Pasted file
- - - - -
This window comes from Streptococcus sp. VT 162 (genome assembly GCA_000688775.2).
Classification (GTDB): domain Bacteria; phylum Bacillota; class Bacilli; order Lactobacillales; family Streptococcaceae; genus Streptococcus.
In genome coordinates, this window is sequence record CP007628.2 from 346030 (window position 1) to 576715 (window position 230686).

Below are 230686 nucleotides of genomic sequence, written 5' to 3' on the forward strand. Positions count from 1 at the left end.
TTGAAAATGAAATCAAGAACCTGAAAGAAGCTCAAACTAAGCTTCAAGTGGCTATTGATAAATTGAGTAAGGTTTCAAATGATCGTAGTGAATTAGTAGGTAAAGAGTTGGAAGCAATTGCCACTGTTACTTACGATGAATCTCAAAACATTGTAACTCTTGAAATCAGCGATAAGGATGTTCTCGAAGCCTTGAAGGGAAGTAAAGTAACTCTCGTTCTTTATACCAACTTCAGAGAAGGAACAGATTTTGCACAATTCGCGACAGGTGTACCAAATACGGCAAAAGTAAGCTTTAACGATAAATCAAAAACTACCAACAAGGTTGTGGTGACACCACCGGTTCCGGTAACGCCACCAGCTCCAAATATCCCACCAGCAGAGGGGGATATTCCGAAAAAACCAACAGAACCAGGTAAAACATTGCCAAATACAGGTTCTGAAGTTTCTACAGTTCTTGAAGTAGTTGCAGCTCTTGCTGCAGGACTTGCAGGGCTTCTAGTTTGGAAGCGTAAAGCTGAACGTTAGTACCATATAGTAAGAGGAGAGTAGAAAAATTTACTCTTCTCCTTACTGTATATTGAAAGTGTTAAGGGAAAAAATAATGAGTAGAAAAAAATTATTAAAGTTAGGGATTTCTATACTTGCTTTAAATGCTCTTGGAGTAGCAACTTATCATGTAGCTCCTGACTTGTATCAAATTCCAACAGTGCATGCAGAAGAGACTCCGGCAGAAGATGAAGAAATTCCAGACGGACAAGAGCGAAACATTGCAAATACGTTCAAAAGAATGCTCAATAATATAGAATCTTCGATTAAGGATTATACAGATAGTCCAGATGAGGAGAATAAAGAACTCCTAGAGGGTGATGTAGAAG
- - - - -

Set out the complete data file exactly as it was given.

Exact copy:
This window comes from Streptococcus sp. VT 162 (genome assembly GCA_000688775.2).
Classification (GTDB): domain Bacteria; phylum Bacillota; class Bacilli; order Lactobacillales; family Streptococcaceae; genus Streptococcus.
In genome coordinates, this window is sequence record CP007628.2 from 346030 (window position 1) to 576715 (window position 230686).

Below are 230686 nucleotides of genomic sequence, written 5' to 3' on the forward strand. Positions count from 1 at the left end.
TTGAAAATGAAATCAAGAACCTGAAAGAAGCTCAAACTAAGCTTCAAGTGGCTATTGATAAATTGAGTAAGGTTTCAAATGATCGTAGTGAATTAGTAGGTAAAGAGTTGGAAGCAATTGCCACTGTTACTTACGATGAATCTCAAAACATTGTAACTCTTGAAATCAGCGATAAGGATGTTCTCGAAGCCTTGAAGGGAAGTAAAGTAACTCTCGTTCTTTATACCAACTTCAGAGAAGGAACAGATTTTGCACAATTCGCGACAGGTGTACCAAATACGGCAAAAGTAAGCTTTAACGATAAATCAAAAACTACCAACAAGGTTGTGGTGACACCACCGGTTCCGGTAACGCCACCAGCTCCAAATATCCCACCAGCAGAGGGGGATATTCCGAAAAAACCAACAGAACCAGGTAAAACATTGCCAAATACAGGTTCTGAAGTTTCTACAGTTCTTGAAGTAGTTGCAGCTCTTGCTGCAGGACTTGCAGGGCTTCTAGTTTGGAAGCGTAAAGCTGAACGTTAGTACCATATAGTAAGAGGAGAGTAGAAAAATTTACTCTTCTCCTTACTGTATATTGAAAGTGTTAAGGGAAAAAATAATGAGTAGAAAAAAATTATTAAAGTTAGGGATTTCTATACTTGCTTTAAATGCTCTTGGAGTAGCAACTTATCATGTAGCTCCTGACTTGTATCAAATTCCAACAGTGCATGCAGAAGAGACTCCGGCAGAAGATGAAGAAATTCCAGACGGACAAGAGCGAAACATTGCAAATACGTTCAAAAGAATGCTCAATAATATAGAATCTTCGATTAAGGATTATACAGATAGTCCAGATGAGGAGAATAAAGAACTCCTAGAGGGTGATGTAGAAG